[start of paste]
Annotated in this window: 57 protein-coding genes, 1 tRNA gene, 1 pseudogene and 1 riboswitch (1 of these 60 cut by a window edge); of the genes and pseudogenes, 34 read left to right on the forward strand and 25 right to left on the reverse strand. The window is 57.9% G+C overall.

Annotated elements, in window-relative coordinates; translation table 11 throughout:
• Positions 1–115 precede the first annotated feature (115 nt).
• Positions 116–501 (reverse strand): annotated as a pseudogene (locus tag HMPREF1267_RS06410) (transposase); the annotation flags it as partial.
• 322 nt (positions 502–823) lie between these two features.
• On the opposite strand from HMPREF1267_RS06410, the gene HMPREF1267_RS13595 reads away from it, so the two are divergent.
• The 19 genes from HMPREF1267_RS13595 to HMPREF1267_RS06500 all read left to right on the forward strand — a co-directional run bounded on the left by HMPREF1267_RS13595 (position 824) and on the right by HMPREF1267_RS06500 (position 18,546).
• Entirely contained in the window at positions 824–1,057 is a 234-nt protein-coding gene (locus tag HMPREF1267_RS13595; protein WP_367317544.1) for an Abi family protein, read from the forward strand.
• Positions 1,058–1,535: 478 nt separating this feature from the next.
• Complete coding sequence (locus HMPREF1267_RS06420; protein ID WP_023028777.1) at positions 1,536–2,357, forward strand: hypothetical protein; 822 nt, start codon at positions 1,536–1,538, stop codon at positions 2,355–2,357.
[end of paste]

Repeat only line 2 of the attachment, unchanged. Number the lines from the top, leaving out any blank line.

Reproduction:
Annotated elements, in window-relative coordinates; translation table 11 throughout: